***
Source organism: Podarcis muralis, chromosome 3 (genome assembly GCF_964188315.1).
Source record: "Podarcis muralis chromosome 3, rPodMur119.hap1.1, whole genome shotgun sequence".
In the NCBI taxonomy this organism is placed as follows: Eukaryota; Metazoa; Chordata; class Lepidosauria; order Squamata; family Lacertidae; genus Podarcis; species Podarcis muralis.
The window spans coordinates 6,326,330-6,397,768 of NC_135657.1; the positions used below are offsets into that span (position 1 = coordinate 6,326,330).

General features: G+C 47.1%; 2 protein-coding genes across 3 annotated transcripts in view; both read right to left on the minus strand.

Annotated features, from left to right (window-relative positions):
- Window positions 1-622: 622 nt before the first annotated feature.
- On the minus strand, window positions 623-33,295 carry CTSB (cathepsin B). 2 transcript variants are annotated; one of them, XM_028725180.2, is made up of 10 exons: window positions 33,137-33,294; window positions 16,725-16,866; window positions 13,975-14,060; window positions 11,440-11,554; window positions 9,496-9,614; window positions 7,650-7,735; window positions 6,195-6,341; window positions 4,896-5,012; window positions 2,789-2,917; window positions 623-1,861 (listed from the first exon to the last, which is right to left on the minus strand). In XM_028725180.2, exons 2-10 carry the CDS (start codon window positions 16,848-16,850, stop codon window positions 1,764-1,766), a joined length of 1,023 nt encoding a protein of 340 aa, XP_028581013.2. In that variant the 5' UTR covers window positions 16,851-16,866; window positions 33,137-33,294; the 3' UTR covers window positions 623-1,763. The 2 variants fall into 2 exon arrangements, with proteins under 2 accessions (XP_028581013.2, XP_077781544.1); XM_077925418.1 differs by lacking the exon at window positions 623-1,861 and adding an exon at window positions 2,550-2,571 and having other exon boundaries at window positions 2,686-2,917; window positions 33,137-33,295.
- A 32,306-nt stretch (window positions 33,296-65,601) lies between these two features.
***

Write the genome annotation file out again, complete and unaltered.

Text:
Source organism: Podarcis muralis, chromosome 3 (genome assembly GCF_964188315.1).
Source record: "Podarcis muralis chromosome 3, rPodMur119.hap1.1, whole genome shotgun sequence".
In the NCBI taxonomy this organism is placed as follows: Eukaryota; Metazoa; Chordata; class Lepidosauria; order Squamata; family Lacertidae; genus Podarcis; species Podarcis muralis.
The window spans coordinates 6,326,330-6,397,768 of NC_135657.1; the positions used below are offsets into that span (position 1 = coordinate 6,326,330).

General features: G+C 47.1%; 2 protein-coding genes across 3 annotated transcripts in view; both read right to left on the minus strand.

Annotated features, from left to right (window-relative positions):
- Window positions 1-622: 622 nt before the first annotated feature.
- On the minus strand, window positions 623-33,295 carry CTSB (cathepsin B). 2 transcript variants are annotated; one of them, XM_028725180.2, is made up of 10 exons: window positions 33,137-33,294; window positions 16,725-16,866; window positions 13,975-14,060; window positions 11,440-11,554; window positions 9,496-9,614; window positions 7,650-7,735; window positions 6,195-6,341; window positions 4,896-5,012; window positions 2,789-2,917; window positions 623-1,861 (listed from the first exon to the last, which is right to left on the minus strand). In XM_028725180.2, exons 2-10 carry the CDS (start codon window positions 16,848-16,850, stop codon window positions 1,764-1,766), a joined length of 1,023 nt encoding a protein of 340 aa, XP_028581013.2. In that variant the 5' UTR covers window positions 16,851-16,866; window positions 33,137-33,294; the 3' UTR covers window positions 623-1,763. The 2 variants fall into 2 exon arrangements, with proteins under 2 accessions (XP_028581013.2, XP_077781544.1); XM_077925418.1 differs by lacking the exon at window positions 623-1,861 and adding an exon at window positions 2,550-2,571 and having other exon boundaries at window positions 2,686-2,917; window positions 33,137-33,295.
- A 32,306-nt stretch (window positions 33,296-65,601) lies between these two features.